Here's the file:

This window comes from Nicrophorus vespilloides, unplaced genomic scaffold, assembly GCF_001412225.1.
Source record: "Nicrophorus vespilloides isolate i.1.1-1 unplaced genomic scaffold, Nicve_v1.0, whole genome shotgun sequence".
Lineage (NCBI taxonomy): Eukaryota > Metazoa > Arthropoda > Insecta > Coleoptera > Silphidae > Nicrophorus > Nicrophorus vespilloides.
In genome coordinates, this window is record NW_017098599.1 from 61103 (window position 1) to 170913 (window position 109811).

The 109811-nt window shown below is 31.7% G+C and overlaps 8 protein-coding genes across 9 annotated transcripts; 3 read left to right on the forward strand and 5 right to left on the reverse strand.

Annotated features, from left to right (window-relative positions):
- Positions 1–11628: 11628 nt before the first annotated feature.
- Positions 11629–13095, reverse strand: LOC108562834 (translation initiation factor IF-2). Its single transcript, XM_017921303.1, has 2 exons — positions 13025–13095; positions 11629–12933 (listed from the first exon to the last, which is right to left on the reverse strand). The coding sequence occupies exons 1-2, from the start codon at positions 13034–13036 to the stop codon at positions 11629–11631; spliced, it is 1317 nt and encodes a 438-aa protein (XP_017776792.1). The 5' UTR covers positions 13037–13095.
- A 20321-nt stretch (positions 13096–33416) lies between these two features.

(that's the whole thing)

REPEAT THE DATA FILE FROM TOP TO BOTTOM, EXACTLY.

This window comes from Nicrophorus vespilloides, unplaced genomic scaffold, assembly GCF_001412225.1.
Source record: "Nicrophorus vespilloides isolate i.1.1-1 unplaced genomic scaffold, Nicve_v1.0, whole genome shotgun sequence".
Lineage (NCBI taxonomy): Eukaryota > Metazoa > Arthropoda > Insecta > Coleoptera > Silphidae > Nicrophorus > Nicrophorus vespilloides.
In genome coordinates, this window is record NW_017098599.1 from 61103 (window position 1) to 170913 (window position 109811).

The 109811-nt window shown below is 31.7% G+C and overlaps 8 protein-coding genes across 9 annotated transcripts; 3 read left to right on the forward strand and 5 right to left on the reverse strand.

Annotated features, from left to right (window-relative positions):
- Positions 1–11628: 11628 nt before the first annotated feature.
- Positions 11629–13095, reverse strand: LOC108562834 (translation initiation factor IF-2). Its single transcript, XM_017921303.1, has 2 exons — positions 13025–13095; positions 11629–12933 (listed from the first exon to the last, which is right to left on the reverse strand). The coding sequence occupies exons 1-2, from the start codon at positions 13034–13036 to the stop codon at positions 11629–11631; spliced, it is 1317 nt and encodes a 438-aa protein (XP_017776792.1). The 5' UTR covers positions 13037–13095.
- A 20321-nt stretch (positions 13096–33416) lies between these two features.